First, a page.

There is also a ferry port on the eastern edge of the Old Town. Ferry schedules to nearby islands vary by day and season; check Web site for schedules.
The local currency in Croatia is the Kuna. (Check XE.com for the latest exchange rate.) Merchants and restaurateurs will grudgingly accept euros, but almost none will take U.S. dollars. It's best to use a credit card wherever possible for the best exchange rate, though you'll want to change a small amount of money into Kuna for attraction admissions and inexpensive purchases. If your ship is stopping in Zadar and Dubrovnik, you will need a little Kuna in both Croatian cities. I spent about $30 in the two ports, and nearly half of that was for the 70-Kuna entrance fee to walk the city walls of Dubrovnik.
There are ATM machines and exchange bureaus in the center of Zadar's Old Town, a walk of about 15 minutes from the cruise-ship dock. The tourism office in the center of town will direct you.
The official language is Croatian, though just about everybody speaks fairly fluent English.
As Old Town is a busy center of locals, students and travelers, you'll find the usual range of cafes, pizza and pasta places, as well as restaurants featuring seafood from the Dalmatian Coast -- calamari, octopus, crab and scampi. Zadar has several konobas, traditional tavernas that feature an open-hearth fireplace and a storage cellar for wine and olive oil. They're considered to be the best places to experience typical Dalmatian cuisine. Once, they were places where fishermen hung out and got someone else to cook their catch for them.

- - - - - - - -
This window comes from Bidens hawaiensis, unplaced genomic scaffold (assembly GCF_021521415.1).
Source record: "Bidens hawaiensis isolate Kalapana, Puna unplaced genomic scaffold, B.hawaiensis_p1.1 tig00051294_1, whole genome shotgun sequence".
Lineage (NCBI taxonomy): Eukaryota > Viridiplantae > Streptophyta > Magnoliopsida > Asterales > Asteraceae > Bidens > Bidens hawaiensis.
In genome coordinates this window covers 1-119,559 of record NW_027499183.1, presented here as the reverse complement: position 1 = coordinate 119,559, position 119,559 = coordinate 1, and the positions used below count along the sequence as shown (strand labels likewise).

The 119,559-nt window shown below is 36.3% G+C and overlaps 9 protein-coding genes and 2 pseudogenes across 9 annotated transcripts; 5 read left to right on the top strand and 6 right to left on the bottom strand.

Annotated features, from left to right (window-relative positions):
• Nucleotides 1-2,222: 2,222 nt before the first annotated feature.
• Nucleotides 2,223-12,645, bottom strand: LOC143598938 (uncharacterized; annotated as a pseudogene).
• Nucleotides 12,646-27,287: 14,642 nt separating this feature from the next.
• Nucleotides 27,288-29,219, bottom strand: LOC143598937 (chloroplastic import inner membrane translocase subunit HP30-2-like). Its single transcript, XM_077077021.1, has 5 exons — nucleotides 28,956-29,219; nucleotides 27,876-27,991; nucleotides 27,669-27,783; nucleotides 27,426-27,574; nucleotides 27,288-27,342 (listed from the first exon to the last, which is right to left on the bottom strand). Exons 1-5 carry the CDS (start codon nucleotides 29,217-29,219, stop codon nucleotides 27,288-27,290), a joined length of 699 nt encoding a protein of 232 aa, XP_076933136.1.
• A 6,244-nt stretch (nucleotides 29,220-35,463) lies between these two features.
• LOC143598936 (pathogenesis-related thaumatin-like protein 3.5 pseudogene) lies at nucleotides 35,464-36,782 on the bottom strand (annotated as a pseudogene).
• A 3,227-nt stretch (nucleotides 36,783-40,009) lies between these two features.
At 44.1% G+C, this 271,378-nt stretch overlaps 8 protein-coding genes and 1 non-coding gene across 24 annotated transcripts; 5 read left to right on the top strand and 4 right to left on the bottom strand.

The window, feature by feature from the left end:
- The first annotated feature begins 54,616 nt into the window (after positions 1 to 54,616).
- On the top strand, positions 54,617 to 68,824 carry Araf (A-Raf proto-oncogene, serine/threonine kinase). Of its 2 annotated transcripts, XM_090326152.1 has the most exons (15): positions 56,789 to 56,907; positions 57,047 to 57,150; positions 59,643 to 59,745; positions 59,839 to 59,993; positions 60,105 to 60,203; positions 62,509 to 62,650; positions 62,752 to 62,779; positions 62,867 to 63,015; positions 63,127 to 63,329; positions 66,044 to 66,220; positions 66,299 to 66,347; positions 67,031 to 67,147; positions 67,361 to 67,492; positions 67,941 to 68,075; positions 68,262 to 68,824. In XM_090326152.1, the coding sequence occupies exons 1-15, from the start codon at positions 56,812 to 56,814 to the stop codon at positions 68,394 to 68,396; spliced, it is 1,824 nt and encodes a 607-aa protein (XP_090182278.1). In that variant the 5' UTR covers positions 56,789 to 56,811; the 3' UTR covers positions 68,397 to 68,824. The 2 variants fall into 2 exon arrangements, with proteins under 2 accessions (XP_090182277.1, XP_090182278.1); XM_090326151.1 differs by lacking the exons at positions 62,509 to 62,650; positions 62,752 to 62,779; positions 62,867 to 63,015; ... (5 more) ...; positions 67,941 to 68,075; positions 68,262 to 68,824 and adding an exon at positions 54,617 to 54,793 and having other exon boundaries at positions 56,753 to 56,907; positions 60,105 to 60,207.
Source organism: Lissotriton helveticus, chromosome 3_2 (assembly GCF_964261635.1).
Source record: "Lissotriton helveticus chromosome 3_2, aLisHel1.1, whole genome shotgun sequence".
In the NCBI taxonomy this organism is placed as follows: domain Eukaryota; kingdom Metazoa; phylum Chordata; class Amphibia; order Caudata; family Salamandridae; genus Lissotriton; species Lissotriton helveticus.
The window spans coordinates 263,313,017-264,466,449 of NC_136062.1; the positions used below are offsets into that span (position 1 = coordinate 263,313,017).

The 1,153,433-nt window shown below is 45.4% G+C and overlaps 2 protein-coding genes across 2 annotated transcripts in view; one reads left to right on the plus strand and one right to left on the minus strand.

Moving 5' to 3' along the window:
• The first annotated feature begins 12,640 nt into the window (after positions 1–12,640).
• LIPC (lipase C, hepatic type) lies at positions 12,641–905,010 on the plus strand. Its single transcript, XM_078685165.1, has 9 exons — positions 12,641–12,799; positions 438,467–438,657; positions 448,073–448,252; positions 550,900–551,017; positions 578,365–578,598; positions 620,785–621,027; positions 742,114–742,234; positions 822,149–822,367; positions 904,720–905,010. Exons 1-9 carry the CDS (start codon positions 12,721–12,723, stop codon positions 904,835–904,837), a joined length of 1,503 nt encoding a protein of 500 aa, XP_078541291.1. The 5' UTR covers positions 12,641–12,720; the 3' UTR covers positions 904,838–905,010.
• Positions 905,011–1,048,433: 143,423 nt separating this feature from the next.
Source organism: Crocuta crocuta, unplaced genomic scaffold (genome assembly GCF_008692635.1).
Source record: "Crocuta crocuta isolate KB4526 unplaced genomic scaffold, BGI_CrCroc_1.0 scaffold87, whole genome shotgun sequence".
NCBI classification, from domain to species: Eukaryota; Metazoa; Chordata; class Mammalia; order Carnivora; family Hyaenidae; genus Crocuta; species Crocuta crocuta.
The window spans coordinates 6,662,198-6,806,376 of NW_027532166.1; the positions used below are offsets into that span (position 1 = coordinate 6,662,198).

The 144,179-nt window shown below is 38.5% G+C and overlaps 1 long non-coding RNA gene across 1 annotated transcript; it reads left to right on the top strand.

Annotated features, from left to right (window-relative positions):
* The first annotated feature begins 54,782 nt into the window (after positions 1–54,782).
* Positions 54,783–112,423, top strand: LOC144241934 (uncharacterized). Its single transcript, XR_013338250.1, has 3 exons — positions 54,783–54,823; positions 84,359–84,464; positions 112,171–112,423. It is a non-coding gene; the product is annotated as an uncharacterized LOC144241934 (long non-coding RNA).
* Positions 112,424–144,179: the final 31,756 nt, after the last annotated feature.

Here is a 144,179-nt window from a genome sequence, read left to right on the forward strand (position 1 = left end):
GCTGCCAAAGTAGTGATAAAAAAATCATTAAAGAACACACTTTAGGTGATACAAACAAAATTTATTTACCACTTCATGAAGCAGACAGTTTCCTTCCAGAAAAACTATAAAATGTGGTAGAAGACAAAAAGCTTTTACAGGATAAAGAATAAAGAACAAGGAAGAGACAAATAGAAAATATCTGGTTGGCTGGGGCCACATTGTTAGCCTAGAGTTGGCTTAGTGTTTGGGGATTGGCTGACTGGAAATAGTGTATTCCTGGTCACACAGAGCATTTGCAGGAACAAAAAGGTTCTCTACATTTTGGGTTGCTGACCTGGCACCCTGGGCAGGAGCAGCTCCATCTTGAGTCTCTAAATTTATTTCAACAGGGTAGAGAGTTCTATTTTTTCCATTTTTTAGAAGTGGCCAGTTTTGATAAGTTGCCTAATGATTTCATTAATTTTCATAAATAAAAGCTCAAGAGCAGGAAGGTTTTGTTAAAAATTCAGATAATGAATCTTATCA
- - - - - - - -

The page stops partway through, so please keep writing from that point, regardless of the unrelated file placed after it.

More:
For a cool treat, sweet shop (slasticarnica) Donat, located near the Saint Stosija Cathedral, has excellent gelato. Looking for more of a bar-type setting? The newly redone Queen Jelena Madijevka Park is home to Ledena, where you can enjoy great views of Fosa Marina.
Konoba Stomorica offers traditional seafood dishes, with tables indoors and out. It's the type of place where locals actually break out in song from time to time -- though I didn't get to experience a performance on my visit. (Stomorica 12; open 11 a.m. to midnight)
Konoba Skoblar is located next to the small Square of the Five Wells (Trg pet Bunara, which once provided Zadar with water) in the oldest part of the Old City. It has a stone interior and serves fish and meat dishes cooked under an iron bell. It also has a nice selection of Croatian and foreign wines. There's live music most weekends. (Trg Petra Zoranica; open 7 a.m. to midnight)
Down the same street from Konoba Stomorica, Trattoria Canzona is a great bet for pizzas and pastas at reasonable prices. (Stomorice 8; Open daily, 10 a.m. to 11:30 p.m. and Sundays, noon to 11 p.m.).
For a gourmet lunch, try the favorite local seafood restaurant, Riblji Restaurant Fosa, near the Land Gate. The restaurant is named after the harbor that flows next to the city's east wall, which is just outside its front door. Eat on the terrace for great views. Reservations are recommended. (tel: 023 314-421; Kralja Dmitra Zvonimira 2; open noon to 11:30 p.m.)
Maraschino liqueur is made from Dalmatian sour cherries -- including the pit and cherry tree leaves, as well as honey. According to local legend, the recipe originated in a Dominican monastery in Zadar during the 16th century. It is pretty strong, but I give this souvenir extra points for its historical perspective.
Zadar's Museum of Ancient Glass (see Been There, Done That section below) is also a great place to pick up unique glass souvenirs.